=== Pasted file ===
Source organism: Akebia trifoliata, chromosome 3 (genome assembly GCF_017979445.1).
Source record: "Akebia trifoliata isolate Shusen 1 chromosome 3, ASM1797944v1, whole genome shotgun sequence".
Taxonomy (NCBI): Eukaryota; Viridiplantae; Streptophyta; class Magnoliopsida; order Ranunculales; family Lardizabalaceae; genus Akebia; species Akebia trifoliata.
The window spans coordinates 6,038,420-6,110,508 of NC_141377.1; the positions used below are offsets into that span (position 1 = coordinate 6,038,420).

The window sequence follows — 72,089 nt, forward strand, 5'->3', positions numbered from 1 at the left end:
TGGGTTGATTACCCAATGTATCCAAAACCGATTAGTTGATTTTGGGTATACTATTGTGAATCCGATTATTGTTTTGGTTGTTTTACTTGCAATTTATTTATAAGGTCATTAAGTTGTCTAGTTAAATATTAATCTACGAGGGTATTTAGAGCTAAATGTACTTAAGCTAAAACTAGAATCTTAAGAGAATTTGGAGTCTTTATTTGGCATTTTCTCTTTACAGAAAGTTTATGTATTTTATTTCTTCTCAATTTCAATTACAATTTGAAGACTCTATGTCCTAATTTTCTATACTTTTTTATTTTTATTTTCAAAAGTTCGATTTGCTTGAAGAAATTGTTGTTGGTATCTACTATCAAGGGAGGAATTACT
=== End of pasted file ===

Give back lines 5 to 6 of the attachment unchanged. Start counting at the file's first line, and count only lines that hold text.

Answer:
The window sequence follows — 72,089 nt, forward strand, 5'->3', positions numbered from 1 at the left end:
TGGGTTGATTACCCAATGTATCCAAAACCGATTAGTTGATTTTGGGTATACTATTGTGAATCCGATTATTGTTTTGGTTGTTTTACTTGCAATTTATTTATAAGGTCATTAAGTTGTCTAGTTAAATATTAATCTACGAGGGTATTTAGAGCTAAATGTACTTAAGCTAAAACTAGAATCTTAAGAGAATTTGGAGTCTTTATTTGGCATTTTCTCTTTACAGAAAGTTTATGTATTTTATTTCTTCTCAATTTCAATTACAATTTGAAGACTCTATGTCCTAATTTTCTATACTTTTTTATTTTTATTTTCAAAAGTTCGATTTGCTTGAAGAAATTGTTGTTGGTATCTACTATCAAGGGAGGAATTACT